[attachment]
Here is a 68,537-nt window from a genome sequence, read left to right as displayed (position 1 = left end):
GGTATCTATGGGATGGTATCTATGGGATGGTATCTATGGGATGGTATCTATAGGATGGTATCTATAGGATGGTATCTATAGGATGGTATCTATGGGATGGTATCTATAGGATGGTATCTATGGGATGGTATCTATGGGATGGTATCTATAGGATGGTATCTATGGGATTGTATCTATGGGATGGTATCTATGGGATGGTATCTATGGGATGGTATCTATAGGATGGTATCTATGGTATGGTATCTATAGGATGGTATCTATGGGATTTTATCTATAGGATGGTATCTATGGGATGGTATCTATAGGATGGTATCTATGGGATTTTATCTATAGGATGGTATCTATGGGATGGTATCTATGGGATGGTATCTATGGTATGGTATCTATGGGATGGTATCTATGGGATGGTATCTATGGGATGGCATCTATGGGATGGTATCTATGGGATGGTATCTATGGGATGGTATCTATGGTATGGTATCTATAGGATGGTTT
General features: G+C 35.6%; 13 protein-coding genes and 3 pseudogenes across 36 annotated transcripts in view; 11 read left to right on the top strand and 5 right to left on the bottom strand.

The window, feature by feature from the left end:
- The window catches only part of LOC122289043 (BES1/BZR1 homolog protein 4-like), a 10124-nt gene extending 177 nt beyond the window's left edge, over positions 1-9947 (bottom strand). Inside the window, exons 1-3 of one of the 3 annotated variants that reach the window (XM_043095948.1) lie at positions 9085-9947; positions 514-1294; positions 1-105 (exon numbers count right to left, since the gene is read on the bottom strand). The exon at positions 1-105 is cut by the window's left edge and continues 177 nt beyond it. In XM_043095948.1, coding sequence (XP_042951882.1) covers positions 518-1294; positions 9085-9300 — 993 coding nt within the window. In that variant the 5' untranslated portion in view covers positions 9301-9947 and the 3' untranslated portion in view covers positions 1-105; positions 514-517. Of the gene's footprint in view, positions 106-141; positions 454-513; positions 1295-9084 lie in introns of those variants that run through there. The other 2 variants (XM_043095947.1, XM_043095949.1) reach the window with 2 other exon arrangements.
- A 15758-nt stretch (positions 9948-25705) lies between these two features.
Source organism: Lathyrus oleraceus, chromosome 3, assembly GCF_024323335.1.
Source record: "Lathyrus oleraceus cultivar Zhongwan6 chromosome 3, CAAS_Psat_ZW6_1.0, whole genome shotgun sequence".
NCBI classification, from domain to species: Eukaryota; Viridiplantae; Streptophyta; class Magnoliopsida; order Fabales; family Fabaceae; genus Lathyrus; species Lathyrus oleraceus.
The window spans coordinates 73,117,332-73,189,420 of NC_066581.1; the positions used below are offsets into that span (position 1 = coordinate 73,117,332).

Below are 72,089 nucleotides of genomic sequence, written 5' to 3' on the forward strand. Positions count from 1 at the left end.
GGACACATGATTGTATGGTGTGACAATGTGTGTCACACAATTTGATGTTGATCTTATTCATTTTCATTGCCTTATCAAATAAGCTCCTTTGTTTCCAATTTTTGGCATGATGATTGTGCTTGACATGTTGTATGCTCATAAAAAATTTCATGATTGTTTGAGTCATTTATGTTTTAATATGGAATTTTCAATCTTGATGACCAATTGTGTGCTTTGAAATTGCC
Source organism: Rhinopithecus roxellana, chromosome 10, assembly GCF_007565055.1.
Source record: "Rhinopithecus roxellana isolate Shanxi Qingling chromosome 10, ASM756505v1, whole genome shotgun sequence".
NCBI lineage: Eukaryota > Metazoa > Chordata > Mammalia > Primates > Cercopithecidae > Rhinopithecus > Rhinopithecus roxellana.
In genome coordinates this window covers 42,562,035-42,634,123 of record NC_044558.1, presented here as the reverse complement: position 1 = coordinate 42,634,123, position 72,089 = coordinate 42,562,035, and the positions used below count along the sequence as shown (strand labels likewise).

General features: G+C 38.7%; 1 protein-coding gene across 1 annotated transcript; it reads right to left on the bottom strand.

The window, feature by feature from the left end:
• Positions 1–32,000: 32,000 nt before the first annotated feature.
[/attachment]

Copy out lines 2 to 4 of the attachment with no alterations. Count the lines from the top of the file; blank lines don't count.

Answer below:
GGTATCTATGGGATGGTATCTATGGGATGGTATCTATGGGATGGTATCTATAGGATGGTATCTATAGGATGGTATCTATAGGATGGTATCTATGGGATGGTATCTATAGGATGGTATCTATGGGATGGTATCTATGGGATGGTATCTATAGGATGGTATCTATGGGATTGTATCTATGGGATGGTATCTATGGGATGGTATCTATGGGATGGTATCTATAGGATGGTATCTATGGTATGGTATCTATAGGATGGTATCTATGGGATTTTATCTATAGGATGGTATCTATGGGATGGTATCTATAGGATGGTATCTATGGGATTTTATCTATAGGATGGTATCTATGGGATGGTATCTATGGGATGGTATCTATGGTATGGTATCTATGGGATGGTATCTATGGGATGGTATCTATGGGATGGCATCTATGGGATGGTATCTATGGGATGGTATCTATGGGATGGTATCTATGGTATGGTATCTATAGGATGGTTT
General features: G+C 35.6%; 13 protein-coding genes and 3 pseudogenes across 36 annotated transcripts in view; 11 read left to right on the top strand and 5 right to left on the bottom strand.

The window, feature by feature from the left end: